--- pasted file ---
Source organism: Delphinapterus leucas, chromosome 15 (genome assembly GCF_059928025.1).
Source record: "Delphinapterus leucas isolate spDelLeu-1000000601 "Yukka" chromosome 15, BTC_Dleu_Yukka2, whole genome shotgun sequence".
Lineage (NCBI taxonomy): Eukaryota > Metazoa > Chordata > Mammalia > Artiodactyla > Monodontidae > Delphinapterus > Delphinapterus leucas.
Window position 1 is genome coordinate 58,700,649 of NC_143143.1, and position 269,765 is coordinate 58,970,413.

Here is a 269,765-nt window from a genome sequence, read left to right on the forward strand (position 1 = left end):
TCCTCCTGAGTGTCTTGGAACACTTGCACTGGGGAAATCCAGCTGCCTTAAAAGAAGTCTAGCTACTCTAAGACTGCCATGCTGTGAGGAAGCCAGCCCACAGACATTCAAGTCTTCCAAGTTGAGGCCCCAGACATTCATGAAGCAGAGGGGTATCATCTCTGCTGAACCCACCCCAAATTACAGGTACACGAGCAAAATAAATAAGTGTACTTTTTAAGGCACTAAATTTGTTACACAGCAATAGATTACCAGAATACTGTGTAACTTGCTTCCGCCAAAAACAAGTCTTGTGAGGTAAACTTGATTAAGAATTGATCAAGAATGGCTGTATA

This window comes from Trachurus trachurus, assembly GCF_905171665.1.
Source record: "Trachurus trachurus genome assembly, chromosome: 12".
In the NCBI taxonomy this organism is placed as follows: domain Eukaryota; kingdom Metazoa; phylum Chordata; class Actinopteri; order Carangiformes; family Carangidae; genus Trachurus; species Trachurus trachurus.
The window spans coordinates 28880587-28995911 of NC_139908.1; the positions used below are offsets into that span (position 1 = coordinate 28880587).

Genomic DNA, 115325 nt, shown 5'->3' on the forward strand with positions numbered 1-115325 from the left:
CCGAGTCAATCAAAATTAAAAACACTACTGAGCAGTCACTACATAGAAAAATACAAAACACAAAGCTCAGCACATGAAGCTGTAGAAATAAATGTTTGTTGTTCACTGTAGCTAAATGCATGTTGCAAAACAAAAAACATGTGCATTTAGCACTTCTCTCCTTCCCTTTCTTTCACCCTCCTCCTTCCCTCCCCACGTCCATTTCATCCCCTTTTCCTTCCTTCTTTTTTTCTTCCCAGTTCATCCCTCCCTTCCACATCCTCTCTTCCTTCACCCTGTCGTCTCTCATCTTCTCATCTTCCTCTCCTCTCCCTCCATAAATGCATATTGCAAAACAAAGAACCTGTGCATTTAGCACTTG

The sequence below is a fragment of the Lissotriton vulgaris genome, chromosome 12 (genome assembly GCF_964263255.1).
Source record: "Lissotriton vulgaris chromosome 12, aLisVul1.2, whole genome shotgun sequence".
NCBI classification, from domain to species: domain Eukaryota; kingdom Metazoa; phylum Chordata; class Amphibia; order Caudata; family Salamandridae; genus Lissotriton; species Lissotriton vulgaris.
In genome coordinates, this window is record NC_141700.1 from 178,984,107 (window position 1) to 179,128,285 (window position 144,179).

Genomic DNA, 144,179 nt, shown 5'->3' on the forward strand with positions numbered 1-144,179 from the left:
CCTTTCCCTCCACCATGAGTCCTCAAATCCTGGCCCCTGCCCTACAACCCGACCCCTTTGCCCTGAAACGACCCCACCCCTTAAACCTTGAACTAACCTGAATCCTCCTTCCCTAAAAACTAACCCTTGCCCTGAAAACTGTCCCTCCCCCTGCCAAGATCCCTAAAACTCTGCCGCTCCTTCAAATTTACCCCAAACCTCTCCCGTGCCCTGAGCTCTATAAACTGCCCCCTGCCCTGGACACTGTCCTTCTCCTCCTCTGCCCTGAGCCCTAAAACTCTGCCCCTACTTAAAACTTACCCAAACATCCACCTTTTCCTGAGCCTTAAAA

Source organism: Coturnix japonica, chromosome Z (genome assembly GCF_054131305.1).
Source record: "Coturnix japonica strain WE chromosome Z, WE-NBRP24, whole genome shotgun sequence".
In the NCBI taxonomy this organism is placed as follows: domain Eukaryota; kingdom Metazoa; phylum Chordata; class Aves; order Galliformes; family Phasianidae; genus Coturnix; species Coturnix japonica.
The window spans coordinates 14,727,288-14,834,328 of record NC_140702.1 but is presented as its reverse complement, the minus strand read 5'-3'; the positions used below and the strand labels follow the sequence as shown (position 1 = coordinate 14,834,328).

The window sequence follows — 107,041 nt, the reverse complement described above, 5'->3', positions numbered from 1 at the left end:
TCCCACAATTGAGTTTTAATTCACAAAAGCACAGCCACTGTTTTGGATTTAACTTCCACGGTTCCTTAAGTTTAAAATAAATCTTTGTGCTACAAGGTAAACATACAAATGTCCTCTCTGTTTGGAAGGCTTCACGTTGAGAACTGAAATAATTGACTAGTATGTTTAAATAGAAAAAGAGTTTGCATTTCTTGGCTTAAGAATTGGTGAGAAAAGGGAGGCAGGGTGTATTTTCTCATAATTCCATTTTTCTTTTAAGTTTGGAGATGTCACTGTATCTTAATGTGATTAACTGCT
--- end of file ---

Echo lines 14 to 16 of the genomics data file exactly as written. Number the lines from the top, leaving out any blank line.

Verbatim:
Source record: "Lissotriton vulgaris chromosome 12, aLisVul1.2, whole genome shotgun sequence".
NCBI classification, from domain to species: domain Eukaryota; kingdom Metazoa; phylum Chordata; class Amphibia; order Caudata; family Salamandridae; genus Lissotriton; species Lissotriton vulgaris.
In genome coordinates, this window is record NC_141700.1 from 178,984,107 (window position 1) to 179,128,285 (window position 144,179).